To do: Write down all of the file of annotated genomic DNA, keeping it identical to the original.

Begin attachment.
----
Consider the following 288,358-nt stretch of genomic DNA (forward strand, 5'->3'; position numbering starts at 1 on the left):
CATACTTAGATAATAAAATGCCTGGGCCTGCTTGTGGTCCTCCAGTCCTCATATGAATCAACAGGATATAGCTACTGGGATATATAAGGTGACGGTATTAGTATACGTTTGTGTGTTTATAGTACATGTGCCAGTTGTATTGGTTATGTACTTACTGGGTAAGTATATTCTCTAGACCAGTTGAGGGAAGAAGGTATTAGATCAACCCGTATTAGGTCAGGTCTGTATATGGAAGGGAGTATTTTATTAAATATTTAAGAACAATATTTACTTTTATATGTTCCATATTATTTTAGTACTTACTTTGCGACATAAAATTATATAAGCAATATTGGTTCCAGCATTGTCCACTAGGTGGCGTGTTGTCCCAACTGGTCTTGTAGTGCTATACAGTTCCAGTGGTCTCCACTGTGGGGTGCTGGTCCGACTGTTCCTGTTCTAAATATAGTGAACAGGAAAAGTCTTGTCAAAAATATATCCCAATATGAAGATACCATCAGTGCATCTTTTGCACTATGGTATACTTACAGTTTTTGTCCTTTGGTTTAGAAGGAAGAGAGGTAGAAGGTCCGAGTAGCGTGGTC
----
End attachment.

Consider the following 288,358-nt stretch of genomic DNA (forward strand, 5'->3'; position numbering starts at 1 on the left):
CATACTTAGATAATAAAATGCCTGGGCCTGCTTGTGGTCCTCCAGTCCTCATATGAATCAACAGGATATAGCTACTGGGATATATAAGGTGACGGTATTAGTATACGTTTGTGTGTTTATAGTACATGTGCCAGTTGTATTGGTTATGTACTTACTGGGTAAGTATATTCTCTAGACCAGTTGAGGGAAGAAGGTATTAGATCAACCCGTATTAGGTCAGGTCTGTATATGGAAGGGAGTATTTTATTAAATATTTAAGAACAATATTTACTTTTATATGTTCCATATTATTTTAGTACTTACTTTGCGACATAAAATTATATAAGCAATATTGGTTCCAGCATTGTCCACTAGGTGGCGTGTTGTCCCAACTGGTCTTGTAGTGCTATACAGTTCCAGTGGTCTCCACTGTGGGGTGCTGGTCCGACTGTTCCTGTTCTAAATATAGTGAACAGGAAAAGTCTTGTCAAAAATATATCCCAATATGAAGATACCATCAGTGCATCTTTTGCACTATGGTATACTTACAGTTTTTGTCCTTTGGTTTAGAAGGAAGAGAGGTAGAAGGTCCGAGTAGCGTGGTC